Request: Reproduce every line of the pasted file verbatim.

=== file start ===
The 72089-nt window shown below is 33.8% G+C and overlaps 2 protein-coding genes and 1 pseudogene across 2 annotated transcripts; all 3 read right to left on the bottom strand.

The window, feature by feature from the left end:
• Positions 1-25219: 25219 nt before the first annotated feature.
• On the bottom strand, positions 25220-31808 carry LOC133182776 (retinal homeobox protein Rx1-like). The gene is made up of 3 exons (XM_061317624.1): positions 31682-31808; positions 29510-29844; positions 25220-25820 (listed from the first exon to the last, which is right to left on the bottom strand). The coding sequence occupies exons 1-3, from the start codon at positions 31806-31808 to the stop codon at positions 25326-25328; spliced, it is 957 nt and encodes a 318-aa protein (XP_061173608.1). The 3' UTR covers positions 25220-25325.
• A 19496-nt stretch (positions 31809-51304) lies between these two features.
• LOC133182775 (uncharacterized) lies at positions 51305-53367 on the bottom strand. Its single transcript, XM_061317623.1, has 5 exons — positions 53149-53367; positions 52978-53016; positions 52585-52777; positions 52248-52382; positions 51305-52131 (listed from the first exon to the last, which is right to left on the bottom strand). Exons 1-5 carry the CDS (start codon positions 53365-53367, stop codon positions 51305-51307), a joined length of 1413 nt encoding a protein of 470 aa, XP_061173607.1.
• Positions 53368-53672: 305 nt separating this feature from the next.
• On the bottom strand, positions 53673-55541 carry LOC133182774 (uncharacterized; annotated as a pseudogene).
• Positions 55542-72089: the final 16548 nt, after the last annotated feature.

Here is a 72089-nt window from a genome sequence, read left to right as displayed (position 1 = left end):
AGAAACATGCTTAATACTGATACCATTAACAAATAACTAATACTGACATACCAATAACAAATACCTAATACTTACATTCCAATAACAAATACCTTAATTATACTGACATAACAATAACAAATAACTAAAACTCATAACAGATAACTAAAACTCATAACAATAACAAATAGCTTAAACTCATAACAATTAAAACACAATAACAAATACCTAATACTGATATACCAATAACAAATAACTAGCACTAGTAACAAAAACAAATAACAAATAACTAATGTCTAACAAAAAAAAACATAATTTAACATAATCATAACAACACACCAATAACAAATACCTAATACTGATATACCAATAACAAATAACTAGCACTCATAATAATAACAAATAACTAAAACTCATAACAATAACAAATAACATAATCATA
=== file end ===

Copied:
The 72089-nt window shown below is 33.8% G+C and overlaps 2 protein-coding genes and 1 pseudogene across 2 annotated transcripts; all 3 read right to left on the bottom strand.

The window, feature by feature from the left end:
• Positions 1-25219: 25219 nt before the first annotated feature.
• On the bottom strand, positions 25220-31808 carry LOC133182776 (retinal homeobox protein Rx1-like). The gene is made up of 3 exons (XM_061317624.1): positions 31682-31808; positions 29510-29844; positions 25220-25820 (listed from the first exon to the last, which is right to left on the bottom strand). The coding sequence occupies exons 1-3, from the start codon at positions 31806-31808 to the stop codon at positions 25326-25328; spliced, it is 957 nt and encodes a 318-aa protein (XP_061173608.1). The 3' UTR covers positions 25220-25325.
• A 19496-nt stretch (positions 31809-51304) lies between these two features.
• LOC133182775 (uncharacterized) lies at positions 51305-53367 on the bottom strand. Its single transcript, XM_061317623.1, has 5 exons — positions 53149-53367; positions 52978-53016; positions 52585-52777; positions 52248-52382; positions 51305-52131 (listed from the first exon to the last, which is right to left on the bottom strand). Exons 1-5 carry the CDS (start codon positions 53365-53367, stop codon positions 51305-51307), a joined length of 1413 nt encoding a protein of 470 aa, XP_061173607.1.
• Positions 53368-53672: 305 nt separating this feature from the next.
• On the bottom strand, positions 53673-55541 carry LOC133182774 (uncharacterized; annotated as a pseudogene).
• Positions 55542-72089: the final 16548 nt, after the last annotated feature.

Here is a 72089-nt window from a genome sequence, read left to right as displayed (position 1 = left end):
AGAAACATGCTTAATACTGATACCATTAACAAATAACTAATACTGACATACCAATAACAAATACCTAATACTTACATTCCAATAACAAATACCTTAATTATACTGACATAACAATAACAAATAACTAAAACTCATAACAGATAACTAAAACTCATAACAATAACAAATAGCTTAAACTCATAACAATTAAAACACAATAACAAATACCTAATACTGATATACCAATAACAAATAACTAGCACTAGTAACAAAAACAAATAACAAATAACTAATGTCTAACAAAAAAAAACATAATTTAACATAATCATAACAACACACCAATAACAAATACCTAATACTGATATACCAATAACAAATAACTAGCACTCATAATAATAACAAATAACTAAAACTCATAACAATAACAAATAACATAATCATA